Netizen Report: Blackout Edition

This week’s Netizen Report on Global Voices Advocacy begins in Russia:

This week’s Netizen Report continues our coverage of the Russian government’s censorship of the Russian Internet (Ru Net), which could escalate to include a draft bill that would create a blacklist for websites dedicated to pornography, drugs, or extremist activity. Global Voices reported on Tuesday 10 July that this censorship effort could resemble the Great Firewall of China, and would require a website owner to delete content deemed controversial within 24 hours or risk being shut down. Wikipedia’s Russian website went dark on Tuesday in protest, mimicking a prior website blackout that helped galvanize criticism of the Stop Online Piracy Act (SOPA) in the United States. The Russian blackout coincided with a debate on the bill in the Russian parliament on Tuesday. More posts on this issue can be found at Global Voices’ RuNet Echo, a project that aims to expand and deepen understanding of the Russian language Internet and related online communities.

Click here to read the rest of our global roundup on the struggle for freedom and control of the Internet.

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Netizen Report: Fight for the Future Edition

By monashosh on Flickr

Meet Khaled Alaa Abdel Fattah, born last Tuesday to two Egyptian cyber-activists: mother Manal Bahey al-Din Hassan and father Alaa Abd El-Fattah, who is currently in prison. Khaled is named after Khaled Said, the young man whose violent death at the hands of police in 2010 became a symbol and rallying point for activism that brought down the Mubarak regime earlier this year.”

Little Khaled was born as Internet-driven activism in another part of the world, Russia, is bringing a new generation of young people – many of whom had never participated in a protest beforeinto the streets to oppose election results that they believe to have been rigged in the ruling party’s favor. One blogger told TIME magazine that he risked reprisals by United Russia supporters to post flyers around Moscow on the eve of the election, calling on people to vote against them. One flyer said:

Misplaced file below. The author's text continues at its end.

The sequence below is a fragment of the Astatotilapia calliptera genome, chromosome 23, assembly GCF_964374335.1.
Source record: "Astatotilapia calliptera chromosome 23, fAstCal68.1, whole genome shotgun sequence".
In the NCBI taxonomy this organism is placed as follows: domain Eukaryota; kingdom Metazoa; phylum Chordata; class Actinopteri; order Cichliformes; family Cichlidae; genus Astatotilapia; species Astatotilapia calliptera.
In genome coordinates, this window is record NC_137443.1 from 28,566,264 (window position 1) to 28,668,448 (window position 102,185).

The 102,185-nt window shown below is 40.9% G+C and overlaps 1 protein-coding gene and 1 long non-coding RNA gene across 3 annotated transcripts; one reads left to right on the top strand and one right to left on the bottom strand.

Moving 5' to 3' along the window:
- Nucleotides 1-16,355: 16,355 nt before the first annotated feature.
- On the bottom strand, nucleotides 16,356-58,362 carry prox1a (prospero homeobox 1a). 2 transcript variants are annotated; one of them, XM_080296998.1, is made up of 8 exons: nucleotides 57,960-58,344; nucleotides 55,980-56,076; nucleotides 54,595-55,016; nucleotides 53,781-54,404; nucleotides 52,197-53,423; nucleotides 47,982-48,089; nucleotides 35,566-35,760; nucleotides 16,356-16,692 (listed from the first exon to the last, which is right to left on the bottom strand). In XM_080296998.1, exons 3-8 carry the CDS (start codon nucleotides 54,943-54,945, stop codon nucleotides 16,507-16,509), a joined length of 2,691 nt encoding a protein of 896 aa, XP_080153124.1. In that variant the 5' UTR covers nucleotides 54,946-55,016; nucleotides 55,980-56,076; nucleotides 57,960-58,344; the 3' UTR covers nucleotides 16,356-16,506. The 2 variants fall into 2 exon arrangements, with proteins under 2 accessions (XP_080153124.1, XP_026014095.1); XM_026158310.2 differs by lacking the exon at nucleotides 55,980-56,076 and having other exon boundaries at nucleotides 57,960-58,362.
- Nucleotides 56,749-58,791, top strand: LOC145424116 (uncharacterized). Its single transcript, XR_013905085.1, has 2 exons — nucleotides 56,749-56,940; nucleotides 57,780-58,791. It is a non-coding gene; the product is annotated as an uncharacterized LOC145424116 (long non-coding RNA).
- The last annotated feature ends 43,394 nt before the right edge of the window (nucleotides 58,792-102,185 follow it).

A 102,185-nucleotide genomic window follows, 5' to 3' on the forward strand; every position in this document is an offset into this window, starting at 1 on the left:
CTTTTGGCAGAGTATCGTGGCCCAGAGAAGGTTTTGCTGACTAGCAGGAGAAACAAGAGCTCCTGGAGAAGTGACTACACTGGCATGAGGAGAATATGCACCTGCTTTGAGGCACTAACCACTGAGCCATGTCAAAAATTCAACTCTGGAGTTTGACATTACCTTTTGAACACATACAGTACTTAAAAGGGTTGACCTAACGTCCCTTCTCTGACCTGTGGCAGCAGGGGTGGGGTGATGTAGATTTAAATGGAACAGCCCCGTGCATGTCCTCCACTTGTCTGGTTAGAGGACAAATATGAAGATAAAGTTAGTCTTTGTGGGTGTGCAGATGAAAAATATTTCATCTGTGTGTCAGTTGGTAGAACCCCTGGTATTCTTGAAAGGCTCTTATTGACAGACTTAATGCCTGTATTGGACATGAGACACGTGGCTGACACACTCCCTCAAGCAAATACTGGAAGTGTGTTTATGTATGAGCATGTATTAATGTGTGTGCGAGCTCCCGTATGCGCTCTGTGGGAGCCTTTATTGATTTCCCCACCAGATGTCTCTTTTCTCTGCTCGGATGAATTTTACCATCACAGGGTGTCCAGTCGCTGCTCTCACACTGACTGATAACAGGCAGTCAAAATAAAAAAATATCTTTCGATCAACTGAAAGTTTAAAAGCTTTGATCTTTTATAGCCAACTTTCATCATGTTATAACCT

“One day, your child will ask you, Papa, what were you doing when the crooks and thieves were robbing our country blind?”

People like Alaa, Syrian blogger Razan Ghazzawi who was arrested on the Jordanian border last weekend, and Ali Abdulemam, the Bahraini blogger who has been in hiding since February, are all fighting for a world in which their own children will be able to speak their minds and participate in opposition politics without going to prison. But what about the rest of us? To echo the Russian blogger’s question:

What are we doing to make sure that our children will even be able to use the Internet to fight for their rights speak truth to power?

The war for freedom and control of the Internet continues to rage. To get the full rundown, check out the latest Netizen Report on Global Voices Advocacy. Since September I have been working with the Global Voices team and several volunteers to publish these twice monthly updates on global developments related to the power dynamics between citizens, companies and governments on the Internet. You can even subscribe to them by e-mail here.